The Japanese market is an incredible market for corporate products and services, in part because Japanese companies are still prepared to pay premiums for quality, reliability and service. Understanding Japanese corporate sales will allow you to do very profitable business with Japan’s largest corporations; in my experience some of the most profitable business you can do anywhere in the world.

2 or 3 decades ago, when those infamous myths of doing business in Japan first emerged, Japanese business culture must have seemed impenetrable and the barriers to Japanese business must have appeared higher than Mount Fuji! Fortunately for foreign companies entering the Japanese market in 2004, the protracted recession of the 1990s and the explosion of communications and IT technologies in Japan in the past 10 years, have dramatically changed the business climate in Japan for foreign companies entering the Japanese market. The changes have made it a lot simpler for those foreign companies that understand Japan’s business culture to successfully do business in Japan, and especially to do substantial and very profitable business with major Japanese companies.

So how do sales to Japanese companies differ from sales to companies in the US or Europe? These are some of my thoughts after 13 years of doing business in Japan – much of which has been corporate sales involving traveling around the country, meeting, presenting, negotiating and closing contracts face-to-face with many of Japan’s largest and best-known companies.

Japanese sales technique often seems very old-fashioned and full of unnecessary ceremony to US and European businesspeople used to doing much of their business electronically. In many ways, the Japanese sales process reflects the importance of personal service in the Japanese culture and can be very people and time intensive. The prices of most products and services are high in Japan compared to the US or Europe and those extra margins allow Japanese companies to continue people intensive sales activities which would be impractical on the much slimmer margins typical elsewhere. Discount stores (and Japan’s famous “100 Yen” stores) have become very popular in the past 15 years and traditional department stores have correspondingly faced huge problems, but at heart Japan remains a service-oriented society, the extremely service-oriented “mom-and-pop” businesses continue to dominate and customers are still content to pay a premium (albeit a reduced premium) for that personal service.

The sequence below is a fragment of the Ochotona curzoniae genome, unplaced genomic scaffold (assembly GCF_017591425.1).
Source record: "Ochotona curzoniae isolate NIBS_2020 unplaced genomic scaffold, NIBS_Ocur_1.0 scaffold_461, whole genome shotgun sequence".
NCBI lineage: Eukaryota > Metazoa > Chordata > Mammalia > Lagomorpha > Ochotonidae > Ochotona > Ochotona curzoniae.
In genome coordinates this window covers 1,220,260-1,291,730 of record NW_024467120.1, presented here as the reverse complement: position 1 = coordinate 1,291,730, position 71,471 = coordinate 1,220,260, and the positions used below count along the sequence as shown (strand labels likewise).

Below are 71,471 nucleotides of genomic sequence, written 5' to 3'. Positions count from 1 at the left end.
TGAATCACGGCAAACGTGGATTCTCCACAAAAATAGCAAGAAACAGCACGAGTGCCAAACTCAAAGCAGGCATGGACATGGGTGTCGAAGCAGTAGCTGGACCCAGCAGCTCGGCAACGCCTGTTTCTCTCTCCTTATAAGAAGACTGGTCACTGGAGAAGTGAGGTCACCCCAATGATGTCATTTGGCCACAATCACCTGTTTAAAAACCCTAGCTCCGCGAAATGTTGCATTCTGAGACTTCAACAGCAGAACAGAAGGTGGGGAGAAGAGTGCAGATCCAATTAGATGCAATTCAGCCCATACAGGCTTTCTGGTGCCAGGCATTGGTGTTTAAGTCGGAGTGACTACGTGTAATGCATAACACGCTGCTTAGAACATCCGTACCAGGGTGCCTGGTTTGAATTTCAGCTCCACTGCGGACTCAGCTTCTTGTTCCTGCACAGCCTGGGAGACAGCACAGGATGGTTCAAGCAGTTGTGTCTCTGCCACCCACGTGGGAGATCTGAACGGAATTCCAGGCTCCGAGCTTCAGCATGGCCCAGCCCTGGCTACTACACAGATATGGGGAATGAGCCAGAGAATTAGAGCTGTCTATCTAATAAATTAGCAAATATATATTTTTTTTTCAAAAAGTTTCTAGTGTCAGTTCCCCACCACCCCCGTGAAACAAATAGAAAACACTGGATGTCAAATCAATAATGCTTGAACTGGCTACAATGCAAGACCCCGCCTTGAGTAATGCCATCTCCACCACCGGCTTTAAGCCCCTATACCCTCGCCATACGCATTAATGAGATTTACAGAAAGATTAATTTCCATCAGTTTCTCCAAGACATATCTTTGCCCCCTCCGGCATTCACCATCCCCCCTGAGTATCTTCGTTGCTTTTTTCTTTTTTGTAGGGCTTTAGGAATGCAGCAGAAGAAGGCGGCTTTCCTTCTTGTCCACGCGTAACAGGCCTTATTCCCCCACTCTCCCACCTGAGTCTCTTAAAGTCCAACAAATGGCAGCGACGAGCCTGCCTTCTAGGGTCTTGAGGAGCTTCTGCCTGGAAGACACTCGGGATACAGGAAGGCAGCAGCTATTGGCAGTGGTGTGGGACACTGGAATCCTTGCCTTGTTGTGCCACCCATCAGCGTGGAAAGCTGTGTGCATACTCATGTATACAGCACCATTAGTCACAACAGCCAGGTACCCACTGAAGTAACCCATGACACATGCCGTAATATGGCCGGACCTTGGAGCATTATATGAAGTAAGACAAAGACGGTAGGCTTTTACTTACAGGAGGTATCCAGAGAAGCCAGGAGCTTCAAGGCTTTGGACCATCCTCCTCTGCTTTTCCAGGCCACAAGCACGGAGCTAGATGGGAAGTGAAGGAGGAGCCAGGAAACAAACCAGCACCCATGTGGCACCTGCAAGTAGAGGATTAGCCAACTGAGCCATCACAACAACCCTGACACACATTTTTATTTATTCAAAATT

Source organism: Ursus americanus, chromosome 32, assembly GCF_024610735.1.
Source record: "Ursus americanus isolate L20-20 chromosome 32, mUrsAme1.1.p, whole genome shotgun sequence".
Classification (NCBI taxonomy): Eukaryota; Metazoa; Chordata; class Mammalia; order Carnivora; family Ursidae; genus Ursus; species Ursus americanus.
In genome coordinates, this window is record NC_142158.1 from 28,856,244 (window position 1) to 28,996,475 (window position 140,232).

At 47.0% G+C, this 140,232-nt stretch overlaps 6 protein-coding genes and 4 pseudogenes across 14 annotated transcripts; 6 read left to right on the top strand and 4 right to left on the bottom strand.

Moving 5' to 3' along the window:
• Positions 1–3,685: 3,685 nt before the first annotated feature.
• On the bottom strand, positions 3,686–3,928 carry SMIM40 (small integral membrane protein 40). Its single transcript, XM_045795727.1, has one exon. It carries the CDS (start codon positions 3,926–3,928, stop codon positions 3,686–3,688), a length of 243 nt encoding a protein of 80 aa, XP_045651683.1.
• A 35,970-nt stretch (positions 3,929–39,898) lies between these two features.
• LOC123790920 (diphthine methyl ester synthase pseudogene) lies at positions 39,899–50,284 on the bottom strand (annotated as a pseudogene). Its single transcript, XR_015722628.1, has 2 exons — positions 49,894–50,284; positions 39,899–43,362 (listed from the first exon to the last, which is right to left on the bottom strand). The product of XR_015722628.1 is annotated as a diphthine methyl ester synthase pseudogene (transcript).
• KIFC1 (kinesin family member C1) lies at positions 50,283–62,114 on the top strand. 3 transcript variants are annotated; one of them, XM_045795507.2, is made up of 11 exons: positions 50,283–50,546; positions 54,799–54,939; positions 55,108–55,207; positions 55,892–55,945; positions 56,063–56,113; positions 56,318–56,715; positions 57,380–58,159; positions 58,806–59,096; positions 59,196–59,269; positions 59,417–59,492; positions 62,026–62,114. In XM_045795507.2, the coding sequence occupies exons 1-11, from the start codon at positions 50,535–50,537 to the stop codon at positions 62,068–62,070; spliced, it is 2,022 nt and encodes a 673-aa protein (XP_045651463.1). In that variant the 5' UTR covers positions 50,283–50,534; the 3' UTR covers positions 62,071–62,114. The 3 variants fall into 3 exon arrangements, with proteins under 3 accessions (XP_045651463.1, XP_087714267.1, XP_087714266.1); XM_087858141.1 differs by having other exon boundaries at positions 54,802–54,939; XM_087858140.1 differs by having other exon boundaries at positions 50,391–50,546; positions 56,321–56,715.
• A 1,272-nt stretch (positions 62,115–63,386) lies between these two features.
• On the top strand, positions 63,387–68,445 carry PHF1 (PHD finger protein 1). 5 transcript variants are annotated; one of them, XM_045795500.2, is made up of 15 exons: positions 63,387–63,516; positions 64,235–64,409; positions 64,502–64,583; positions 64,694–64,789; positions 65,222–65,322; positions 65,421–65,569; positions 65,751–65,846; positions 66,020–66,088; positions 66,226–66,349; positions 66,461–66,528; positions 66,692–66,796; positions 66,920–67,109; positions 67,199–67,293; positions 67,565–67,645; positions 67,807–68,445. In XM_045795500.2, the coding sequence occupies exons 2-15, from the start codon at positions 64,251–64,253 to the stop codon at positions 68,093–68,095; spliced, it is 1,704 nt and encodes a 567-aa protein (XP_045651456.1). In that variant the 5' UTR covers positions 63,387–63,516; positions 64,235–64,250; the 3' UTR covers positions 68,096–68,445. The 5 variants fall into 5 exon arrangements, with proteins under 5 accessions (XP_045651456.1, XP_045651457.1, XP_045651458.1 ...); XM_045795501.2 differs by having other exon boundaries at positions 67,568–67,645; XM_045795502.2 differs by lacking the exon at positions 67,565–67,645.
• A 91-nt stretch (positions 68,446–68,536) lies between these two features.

To understand just how people, time and service intensive sales to a Japanese company can be, lets look in detail at the traditional sales process to a larger Japanese company:

  • the sales team (Japanese salespeople usually work in teams of 2 or more) identify a prospect company in their region,
  • they try to arrange a personal introduction to the prospect company through an existing customer but failing that, will personally visit the prospect company and, after enquiring the name of the manager responsible for purchasing, leave business cards with the receptionist or with a junior clerk from the purchasing department,
  • after a further 1 or 2 such visits over a few weeks, they will ask to see the buyer in person and, if successful, exchange business cards with the buyer, make a few polite inquiries, bow and leave,
  • after another 1 or 2 such visits over a few more weeks to reinforce their dedication and commitment, the salesmen will begin to more seriously pitch their product portfolio to the buyer,
  • if the salesmen represents a much smaller company than the prospect company, then at this stage they may take their senior managers (and often their President if the opportunity is substantial) to meet with the buyer and one of the buyer’s senior managers – if the salesmen represents a large Japanese company and the prospect company is also large, then they may take a team of 5 or more senior managers to meet with the buyer and a team of his senior managers,
  • at this point (maybe 2 – 3 months after the initial visit) the buyer may ask for a quotation for a small initial ‘gesture’ order,
  • assuming the initial order is satisfactorily completed, the salesmen start a regular pattern of personal visits, giving the traditionally expected summer and winter gifts, sending New Years cards and gradually building the depth and value of the relationship over a period of several years.

In 2004, despite 99.99% of Japanese executives and managers having mobile phones, regularly using e-mail and being more directly accessible than ever before, almost all Japanese salespeople still do the majority of their sales in the foregoing traditional manner.

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